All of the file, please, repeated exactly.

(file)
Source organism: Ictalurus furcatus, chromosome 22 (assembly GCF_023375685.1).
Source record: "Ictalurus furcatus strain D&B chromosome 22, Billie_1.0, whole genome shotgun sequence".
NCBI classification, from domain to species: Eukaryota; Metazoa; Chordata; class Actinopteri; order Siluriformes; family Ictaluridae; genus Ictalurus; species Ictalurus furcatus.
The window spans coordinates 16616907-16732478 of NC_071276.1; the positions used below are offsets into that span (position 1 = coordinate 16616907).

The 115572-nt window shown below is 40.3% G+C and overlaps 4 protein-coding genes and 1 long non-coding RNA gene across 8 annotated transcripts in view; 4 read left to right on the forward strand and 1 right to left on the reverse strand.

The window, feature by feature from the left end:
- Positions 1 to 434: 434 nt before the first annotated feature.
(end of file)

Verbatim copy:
Source organism: Ictalurus furcatus, chromosome 22 (assembly GCF_023375685.1).
Source record: "Ictalurus furcatus strain D&B chromosome 22, Billie_1.0, whole genome shotgun sequence".
NCBI classification, from domain to species: Eukaryota; Metazoa; Chordata; class Actinopteri; order Siluriformes; family Ictaluridae; genus Ictalurus; species Ictalurus furcatus.
The window spans coordinates 16616907-16732478 of NC_071276.1; the positions used below are offsets into that span (position 1 = coordinate 16616907).

The 115572-nt window shown below is 40.3% G+C and overlaps 4 protein-coding genes and 1 long non-coding RNA gene across 8 annotated transcripts in view; 4 read left to right on the forward strand and 1 right to left on the reverse strand.

The window, feature by feature from the left end:
- Positions 1 to 434: 434 nt before the first annotated feature.